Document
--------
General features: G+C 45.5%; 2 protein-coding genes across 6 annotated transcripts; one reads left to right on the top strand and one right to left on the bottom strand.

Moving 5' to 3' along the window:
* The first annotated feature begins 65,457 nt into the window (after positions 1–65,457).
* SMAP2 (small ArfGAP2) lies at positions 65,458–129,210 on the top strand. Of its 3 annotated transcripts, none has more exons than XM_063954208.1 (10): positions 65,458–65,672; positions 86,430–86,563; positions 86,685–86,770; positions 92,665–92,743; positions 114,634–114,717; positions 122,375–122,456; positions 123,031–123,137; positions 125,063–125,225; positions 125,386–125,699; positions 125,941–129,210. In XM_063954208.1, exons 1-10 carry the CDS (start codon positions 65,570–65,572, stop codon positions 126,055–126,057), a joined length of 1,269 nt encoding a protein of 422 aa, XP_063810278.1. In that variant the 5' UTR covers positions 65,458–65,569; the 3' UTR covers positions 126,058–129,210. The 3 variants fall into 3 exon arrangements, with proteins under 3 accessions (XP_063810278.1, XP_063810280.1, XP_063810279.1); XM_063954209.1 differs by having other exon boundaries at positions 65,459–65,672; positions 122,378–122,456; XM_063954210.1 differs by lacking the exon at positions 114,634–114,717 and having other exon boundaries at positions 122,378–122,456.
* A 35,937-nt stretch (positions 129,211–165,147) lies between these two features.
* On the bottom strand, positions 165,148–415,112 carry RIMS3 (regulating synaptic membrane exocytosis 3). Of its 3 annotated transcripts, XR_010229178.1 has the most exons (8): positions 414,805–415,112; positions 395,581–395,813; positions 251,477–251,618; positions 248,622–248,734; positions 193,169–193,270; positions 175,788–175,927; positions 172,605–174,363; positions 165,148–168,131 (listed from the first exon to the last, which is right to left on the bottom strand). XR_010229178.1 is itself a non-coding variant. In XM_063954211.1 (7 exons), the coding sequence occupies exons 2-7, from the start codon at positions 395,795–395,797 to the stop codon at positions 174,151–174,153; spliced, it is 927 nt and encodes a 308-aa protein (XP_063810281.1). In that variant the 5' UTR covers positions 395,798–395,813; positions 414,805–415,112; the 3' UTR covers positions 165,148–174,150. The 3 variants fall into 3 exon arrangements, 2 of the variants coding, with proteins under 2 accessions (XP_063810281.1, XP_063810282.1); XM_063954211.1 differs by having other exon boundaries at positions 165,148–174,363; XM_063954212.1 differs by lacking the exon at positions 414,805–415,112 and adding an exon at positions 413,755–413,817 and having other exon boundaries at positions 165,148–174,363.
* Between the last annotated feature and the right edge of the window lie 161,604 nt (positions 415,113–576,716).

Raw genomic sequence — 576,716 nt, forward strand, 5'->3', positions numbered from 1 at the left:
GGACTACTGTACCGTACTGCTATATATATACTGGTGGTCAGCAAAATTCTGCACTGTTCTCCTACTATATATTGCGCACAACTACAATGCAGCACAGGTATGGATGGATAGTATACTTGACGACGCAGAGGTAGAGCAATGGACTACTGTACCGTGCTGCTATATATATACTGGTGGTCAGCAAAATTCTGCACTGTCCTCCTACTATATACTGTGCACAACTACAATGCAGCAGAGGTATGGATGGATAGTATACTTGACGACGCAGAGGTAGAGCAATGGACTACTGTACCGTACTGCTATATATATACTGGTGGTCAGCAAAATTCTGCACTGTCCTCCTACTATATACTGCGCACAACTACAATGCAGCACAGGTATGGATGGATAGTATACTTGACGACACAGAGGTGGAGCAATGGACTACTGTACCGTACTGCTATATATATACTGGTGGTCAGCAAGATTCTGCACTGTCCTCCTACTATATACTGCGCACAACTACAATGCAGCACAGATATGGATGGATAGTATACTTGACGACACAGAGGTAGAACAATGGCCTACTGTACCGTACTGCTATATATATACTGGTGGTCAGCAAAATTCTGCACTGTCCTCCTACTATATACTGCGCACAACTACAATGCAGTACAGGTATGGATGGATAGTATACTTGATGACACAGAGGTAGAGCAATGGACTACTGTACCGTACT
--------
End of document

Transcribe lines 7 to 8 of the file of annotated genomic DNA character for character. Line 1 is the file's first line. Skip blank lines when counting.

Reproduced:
* Between the last annotated feature and the right edge of the window lie 161,604 nt (positions 415,113–576,716).

Raw genomic sequence — 576,716 nt, forward strand, 5'->3', positions numbered from 1 at the left: